Interview with Amy Beashel, Author of ‘The Sky Is Mine’
The Sky Is Mine is a tragic yet hopeful look at a young girl’s coming of age in a world full of violence and abuse. Told in excruciating detail, this story challenges teens to be bold, to speak up, and to take control of their lives as best they can. Amy Beashel writes and speaks to the importance of mental health and healing in the midst of some of the darkest moments imaginable.
What first inspired you to tell Izzy’s story?
I used to volunteer on a helpline for women experiencing domestic abuse. While taking calls, I spoke with women across all socio-economic and racial groups, and it quickly became apparent that while each caller was individual, there was a common thread among their stories. Though obviously they weren’t just stories; they were women’s lives. In the UK, one in three women will experience domestic abuse, which is a huge statistic.
Several years later, I read a fantastic non-fiction young adult book: Girl Up by Laura Bates. The book was an offshoot of Bates’s online space everdaysexism.com, which allows victims of sexual and gendered abuse to voice their experiences. The issues Bates explores in Girl Up — social media, women’s bodies, slut-shaming, porn, etc. — are, for me, connected to the patriarchal structures which makes domestic abuse so prevalent in society today.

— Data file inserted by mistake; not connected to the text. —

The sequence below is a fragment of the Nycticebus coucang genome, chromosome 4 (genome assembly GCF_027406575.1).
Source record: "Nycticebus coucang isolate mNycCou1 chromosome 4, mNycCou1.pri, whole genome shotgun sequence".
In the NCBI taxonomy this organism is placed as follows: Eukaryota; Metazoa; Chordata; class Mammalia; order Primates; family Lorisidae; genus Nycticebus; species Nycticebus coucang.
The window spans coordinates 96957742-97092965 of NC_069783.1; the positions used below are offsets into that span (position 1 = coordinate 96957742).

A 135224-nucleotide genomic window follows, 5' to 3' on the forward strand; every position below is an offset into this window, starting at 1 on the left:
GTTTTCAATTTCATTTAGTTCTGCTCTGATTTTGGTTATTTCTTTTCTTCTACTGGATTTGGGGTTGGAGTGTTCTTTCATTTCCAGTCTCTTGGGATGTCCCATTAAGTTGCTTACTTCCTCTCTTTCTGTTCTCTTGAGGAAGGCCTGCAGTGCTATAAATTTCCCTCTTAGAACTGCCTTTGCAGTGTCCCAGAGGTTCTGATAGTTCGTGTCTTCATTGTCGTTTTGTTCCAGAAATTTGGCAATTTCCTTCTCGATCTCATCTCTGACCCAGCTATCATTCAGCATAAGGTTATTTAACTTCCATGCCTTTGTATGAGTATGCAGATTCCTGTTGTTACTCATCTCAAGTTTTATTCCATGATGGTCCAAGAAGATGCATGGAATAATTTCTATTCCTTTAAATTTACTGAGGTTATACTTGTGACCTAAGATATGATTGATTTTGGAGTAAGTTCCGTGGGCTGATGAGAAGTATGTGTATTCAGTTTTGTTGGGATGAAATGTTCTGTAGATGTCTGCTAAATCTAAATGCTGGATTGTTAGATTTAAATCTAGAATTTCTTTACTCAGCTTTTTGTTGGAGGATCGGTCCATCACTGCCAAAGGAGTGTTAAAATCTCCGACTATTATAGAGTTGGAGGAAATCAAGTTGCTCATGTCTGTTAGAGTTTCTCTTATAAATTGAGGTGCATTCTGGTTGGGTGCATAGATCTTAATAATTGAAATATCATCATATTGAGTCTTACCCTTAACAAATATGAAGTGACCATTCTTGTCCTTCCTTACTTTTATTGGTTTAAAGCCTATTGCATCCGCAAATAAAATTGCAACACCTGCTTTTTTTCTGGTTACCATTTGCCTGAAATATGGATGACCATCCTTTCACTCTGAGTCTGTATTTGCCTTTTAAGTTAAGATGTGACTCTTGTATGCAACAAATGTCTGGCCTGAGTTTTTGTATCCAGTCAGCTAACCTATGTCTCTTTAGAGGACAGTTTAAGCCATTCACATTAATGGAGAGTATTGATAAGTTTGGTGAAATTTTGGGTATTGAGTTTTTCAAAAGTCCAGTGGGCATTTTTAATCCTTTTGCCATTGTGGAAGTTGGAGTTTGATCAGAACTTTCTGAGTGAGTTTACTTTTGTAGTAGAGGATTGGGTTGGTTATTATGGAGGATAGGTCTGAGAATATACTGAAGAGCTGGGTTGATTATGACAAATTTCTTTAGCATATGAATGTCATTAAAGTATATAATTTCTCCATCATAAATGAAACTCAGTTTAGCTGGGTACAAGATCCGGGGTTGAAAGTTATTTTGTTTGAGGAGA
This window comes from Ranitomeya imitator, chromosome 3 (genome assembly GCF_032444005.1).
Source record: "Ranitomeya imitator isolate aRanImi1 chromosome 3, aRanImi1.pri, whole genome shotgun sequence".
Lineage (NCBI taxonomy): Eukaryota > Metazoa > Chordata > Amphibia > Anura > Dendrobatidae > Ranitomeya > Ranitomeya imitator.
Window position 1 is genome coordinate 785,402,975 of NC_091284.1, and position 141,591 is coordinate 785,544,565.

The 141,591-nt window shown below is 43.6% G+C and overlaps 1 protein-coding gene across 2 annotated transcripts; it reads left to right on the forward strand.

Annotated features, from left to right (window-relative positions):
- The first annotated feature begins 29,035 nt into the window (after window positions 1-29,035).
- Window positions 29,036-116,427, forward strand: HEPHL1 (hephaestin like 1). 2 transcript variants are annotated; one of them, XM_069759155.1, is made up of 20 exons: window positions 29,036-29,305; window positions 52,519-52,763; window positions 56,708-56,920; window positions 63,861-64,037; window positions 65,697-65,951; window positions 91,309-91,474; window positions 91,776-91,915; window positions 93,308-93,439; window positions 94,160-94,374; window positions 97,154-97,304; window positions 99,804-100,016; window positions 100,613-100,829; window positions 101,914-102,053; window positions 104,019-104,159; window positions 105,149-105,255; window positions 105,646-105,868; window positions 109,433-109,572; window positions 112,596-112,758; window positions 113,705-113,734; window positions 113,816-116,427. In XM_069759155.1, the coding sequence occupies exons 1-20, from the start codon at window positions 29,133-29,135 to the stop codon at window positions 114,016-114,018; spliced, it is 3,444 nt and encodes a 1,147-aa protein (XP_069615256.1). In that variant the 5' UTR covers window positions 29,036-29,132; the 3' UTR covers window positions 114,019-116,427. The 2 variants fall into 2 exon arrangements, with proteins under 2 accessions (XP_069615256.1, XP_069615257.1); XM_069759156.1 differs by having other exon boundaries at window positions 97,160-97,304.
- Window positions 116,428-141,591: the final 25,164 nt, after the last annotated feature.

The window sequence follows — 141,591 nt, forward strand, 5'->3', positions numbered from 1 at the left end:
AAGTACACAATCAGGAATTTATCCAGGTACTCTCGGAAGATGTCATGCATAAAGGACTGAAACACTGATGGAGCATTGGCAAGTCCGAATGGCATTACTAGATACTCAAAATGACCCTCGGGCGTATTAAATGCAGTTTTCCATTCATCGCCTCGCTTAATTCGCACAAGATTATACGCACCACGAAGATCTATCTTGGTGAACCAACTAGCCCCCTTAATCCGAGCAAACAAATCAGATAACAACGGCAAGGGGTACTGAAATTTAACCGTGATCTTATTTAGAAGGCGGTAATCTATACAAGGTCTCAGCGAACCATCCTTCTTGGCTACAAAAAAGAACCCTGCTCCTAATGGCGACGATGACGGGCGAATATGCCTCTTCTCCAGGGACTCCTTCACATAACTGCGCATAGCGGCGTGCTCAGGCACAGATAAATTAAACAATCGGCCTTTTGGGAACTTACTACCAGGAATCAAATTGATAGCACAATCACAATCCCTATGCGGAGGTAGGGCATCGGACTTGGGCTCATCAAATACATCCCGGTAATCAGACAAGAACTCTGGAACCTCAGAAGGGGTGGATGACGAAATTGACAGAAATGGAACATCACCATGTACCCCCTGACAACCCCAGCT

I really wanted to write a YA novel that didn’t focus on one incident or one individual but looked instead at a broader cultural problem. I know some people have found Izzy’s story difficult because of the number of difficulties she faces, but it was important to me to interweave the different forms of abuse, though what was more important was her finding hope, voice, and self-worth.
The Sky Is Mine provides an honest, graphic look at abuse and assault. Was it difficult writing Izzy’s story and experiences? What did the process look like?
I spoke with my friends about their experiences as well as drawing on my own, and it was clear that so many of us had, in the past, put incidents down to “that’s just the way things are,” sometimes not even recognizing them as a kind of abuse. The Harvey Weinstein scandal broke a week after I finished the novel, and suddenly so many more people were talking openly about stories like Izzy’s. This was exciting because it signaled change, but so sad too, because it highlighted just how many people had suffered in silence for so long.
When I was in the very first stages of planning The Sky Is Mine, my husband and I were sitting by the river in what soon became our hometown. It was a glorious summer’s day. A group of teenagers sat on the opposite bank, jumping into the water, laughing, kissing. I was saying to Phil how idyllic it seemed when the boys started rapping. When I listened harder, the lyrics got clearer. They were rapping about raping someone’s little sister. No one — me included — said a word. I Googled the words, and a YouTube video appeared of a twelve-year-old kid performing the song. In the comments, the only criticism was of his rapping skills. I was appalled, not only by the song and public performance of it, but so too by my inability to speak up. When I wrote the scene into The Sky Is Mine, I felt intense rage running through my body, for that incident and all those other times when my friends and I felt voiceless.